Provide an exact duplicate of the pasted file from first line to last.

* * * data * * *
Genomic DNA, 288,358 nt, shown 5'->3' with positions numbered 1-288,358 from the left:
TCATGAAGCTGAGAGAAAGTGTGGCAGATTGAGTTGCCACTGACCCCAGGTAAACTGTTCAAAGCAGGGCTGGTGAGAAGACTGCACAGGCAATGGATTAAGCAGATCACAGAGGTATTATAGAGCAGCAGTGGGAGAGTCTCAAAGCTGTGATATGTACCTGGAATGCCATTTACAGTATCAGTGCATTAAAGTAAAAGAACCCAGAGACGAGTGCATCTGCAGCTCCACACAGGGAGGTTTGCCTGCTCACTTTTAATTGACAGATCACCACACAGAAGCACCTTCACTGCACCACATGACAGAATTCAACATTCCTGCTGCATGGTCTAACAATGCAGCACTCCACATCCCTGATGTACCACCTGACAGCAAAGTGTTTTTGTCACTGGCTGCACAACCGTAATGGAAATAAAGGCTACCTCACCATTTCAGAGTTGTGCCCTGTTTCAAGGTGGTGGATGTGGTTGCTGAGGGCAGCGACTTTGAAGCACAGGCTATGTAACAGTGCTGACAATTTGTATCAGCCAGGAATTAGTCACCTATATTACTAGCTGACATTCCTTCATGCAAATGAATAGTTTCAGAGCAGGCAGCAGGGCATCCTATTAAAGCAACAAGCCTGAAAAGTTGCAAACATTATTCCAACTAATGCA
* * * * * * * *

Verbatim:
Genomic DNA, 288,358 nt, shown 5'->3' with positions numbered 1-288,358 from the left:
TCATGAAGCTGAGAGAAAGTGTGGCAGATTGAGTTGCCACTGACCCCAGGTAAACTGTTCAAAGCAGGGCTGGTGAGAAGACTGCACAGGCAATGGATTAAGCAGATCACAGAGGTATTATAGAGCAGCAGTGGGAGAGTCTCAAAGCTGTGATATGTACCTGGAATGCCATTTACAGTATCAGTGCATTAAAGTAAAAGAACCCAGAGACGAGTGCATCTGCAGCTCCACACAGGGAGGTTTGCCTGCTCACTTTTAATTGACAGATCACCACACAGAAGCACCTTCACTGCACCACATGACAGAATTCAACATTCCTGCTGCATGGTCTAACAATGCAGCACTCCACATCCCTGATGTACCACCTGACAGCAAAGTGTTTTTGTCACTGGCTGCACAACCGTAATGGAAATAAAGGCTACCTCACCATTTCAGAGTTGTGCCCTGTTTCAAGGTGGTGGATGTGGTTGCTGAGGGCAGCGACTTTGAAGCACAGGCTATGTAACAGTGCTGACAATTTGTATCAGCCAGGAATTAGTCACCTATATTACTAGCTGACATTCCTTCATGCAAATGAATAGTTTCAGAGCAGGCAGCAGGGCATCCTATTAAAGCAACAAGCCTGAAAAGTTGCAAACATTATTCCAACTAATGCA